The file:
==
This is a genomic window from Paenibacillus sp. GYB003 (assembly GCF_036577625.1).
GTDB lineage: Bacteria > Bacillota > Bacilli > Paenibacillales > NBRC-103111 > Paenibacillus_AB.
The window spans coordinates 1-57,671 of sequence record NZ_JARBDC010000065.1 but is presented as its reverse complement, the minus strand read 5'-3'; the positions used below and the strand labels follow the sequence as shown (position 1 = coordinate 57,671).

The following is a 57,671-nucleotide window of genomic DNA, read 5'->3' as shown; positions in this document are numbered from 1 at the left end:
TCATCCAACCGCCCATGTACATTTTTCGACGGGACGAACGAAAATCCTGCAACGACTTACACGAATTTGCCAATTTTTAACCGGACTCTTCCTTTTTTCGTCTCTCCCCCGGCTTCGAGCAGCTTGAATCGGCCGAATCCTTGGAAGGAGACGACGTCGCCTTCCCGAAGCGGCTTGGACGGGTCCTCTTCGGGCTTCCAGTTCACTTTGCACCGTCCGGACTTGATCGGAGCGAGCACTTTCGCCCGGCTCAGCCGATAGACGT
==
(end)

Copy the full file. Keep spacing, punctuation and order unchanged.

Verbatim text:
This is a genomic window from Paenibacillus sp. GYB003 (assembly GCF_036577625.1).
GTDB lineage: Bacteria > Bacillota > Bacilli > Paenibacillales > NBRC-103111 > Paenibacillus_AB.
The window spans coordinates 1-57,671 of sequence record NZ_JARBDC010000065.1 but is presented as its reverse complement, the minus strand read 5'-3'; the positions used below and the strand labels follow the sequence as shown (position 1 = coordinate 57,671).

The following is a 57,671-nucleotide window of genomic DNA, read 5'->3' as shown; positions in this document are numbered from 1 at the left end:
TCATCCAACCGCCCATGTACATTTTTCGACGGGACGAACGAAAATCCTGCAACGACTTACACGAATTTGCCAATTTTTAACCGGACTCTTCCTTTTTTCGTCTCTCCCCCGGCTTCGAGCAGCTTGAATCGGCCGAATCCTTGGAAGGAGACGACGTCGCCTTCCCGAAGCGGCTTGGACGGGTCCTCTTCGGGCTTCCAGTTCACTTTGCACCGTCCGGACTTGATCGGAGCGAGCACTTTCGCCCGGCTCAGCCGATAGACGT